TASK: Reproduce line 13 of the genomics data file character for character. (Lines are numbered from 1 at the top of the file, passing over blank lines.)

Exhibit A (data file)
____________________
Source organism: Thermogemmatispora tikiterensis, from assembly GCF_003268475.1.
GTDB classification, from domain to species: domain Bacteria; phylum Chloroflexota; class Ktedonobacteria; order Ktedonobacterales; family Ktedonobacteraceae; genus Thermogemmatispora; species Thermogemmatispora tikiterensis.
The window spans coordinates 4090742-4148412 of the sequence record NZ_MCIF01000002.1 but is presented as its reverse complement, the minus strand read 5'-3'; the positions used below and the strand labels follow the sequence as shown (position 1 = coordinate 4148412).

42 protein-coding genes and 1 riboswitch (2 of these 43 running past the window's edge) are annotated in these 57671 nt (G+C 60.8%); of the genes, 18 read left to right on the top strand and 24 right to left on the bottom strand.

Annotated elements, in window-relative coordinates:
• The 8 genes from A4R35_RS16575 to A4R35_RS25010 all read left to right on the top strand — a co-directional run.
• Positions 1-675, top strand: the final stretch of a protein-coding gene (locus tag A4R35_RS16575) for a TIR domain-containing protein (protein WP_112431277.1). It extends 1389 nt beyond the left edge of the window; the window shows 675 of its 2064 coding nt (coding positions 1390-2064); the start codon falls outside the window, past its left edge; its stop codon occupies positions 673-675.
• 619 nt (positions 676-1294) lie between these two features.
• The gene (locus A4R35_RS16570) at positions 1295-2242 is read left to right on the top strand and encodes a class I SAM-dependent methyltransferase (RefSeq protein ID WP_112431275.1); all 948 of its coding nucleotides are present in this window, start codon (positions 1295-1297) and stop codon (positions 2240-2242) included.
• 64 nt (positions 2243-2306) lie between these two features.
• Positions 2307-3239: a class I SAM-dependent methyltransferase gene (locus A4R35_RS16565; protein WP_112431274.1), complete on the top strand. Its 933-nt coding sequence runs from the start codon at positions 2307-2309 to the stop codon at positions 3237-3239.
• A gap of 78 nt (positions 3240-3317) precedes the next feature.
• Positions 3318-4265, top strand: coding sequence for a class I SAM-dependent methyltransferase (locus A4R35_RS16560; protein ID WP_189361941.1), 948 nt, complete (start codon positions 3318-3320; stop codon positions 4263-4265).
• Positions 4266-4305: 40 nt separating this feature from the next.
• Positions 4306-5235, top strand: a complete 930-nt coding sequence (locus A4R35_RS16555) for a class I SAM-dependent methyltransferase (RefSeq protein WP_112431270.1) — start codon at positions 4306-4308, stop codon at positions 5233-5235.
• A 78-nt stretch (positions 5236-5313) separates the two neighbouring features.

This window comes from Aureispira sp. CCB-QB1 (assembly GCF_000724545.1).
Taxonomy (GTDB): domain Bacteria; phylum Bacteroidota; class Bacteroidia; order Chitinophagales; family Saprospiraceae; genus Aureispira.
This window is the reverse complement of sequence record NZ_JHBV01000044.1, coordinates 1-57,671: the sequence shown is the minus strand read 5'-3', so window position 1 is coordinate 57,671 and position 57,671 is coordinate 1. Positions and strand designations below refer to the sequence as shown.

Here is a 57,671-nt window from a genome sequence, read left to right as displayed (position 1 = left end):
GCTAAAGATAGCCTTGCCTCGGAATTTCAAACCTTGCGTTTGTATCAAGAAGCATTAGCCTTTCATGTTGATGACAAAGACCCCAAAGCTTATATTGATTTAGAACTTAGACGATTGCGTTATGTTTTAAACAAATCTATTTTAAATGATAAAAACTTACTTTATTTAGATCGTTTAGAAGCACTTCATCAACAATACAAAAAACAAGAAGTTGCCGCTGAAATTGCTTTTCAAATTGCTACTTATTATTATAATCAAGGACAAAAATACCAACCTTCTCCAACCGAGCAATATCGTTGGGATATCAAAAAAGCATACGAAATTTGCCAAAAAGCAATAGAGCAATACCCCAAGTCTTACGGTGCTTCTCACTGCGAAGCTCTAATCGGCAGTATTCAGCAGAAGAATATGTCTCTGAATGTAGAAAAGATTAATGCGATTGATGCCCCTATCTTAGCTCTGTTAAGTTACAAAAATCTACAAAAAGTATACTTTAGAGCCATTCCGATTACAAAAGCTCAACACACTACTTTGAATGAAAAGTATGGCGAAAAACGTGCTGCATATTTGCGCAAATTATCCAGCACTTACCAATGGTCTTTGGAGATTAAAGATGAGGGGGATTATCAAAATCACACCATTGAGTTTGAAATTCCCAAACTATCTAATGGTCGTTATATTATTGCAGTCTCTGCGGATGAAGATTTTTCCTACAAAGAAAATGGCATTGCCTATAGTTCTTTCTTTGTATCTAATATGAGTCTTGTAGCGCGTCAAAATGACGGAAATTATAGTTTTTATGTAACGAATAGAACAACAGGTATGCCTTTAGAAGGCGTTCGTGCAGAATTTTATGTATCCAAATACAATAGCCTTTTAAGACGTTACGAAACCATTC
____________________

• Positions 3318-4265, top strand: coding sequence for a class I SAM-dependent methyltransferase (locus A4R35_RS16560; protein ID WP_189361941.1), 948 nt, complete (start codon positions 3318-3320; stop codon positions 4263-4265).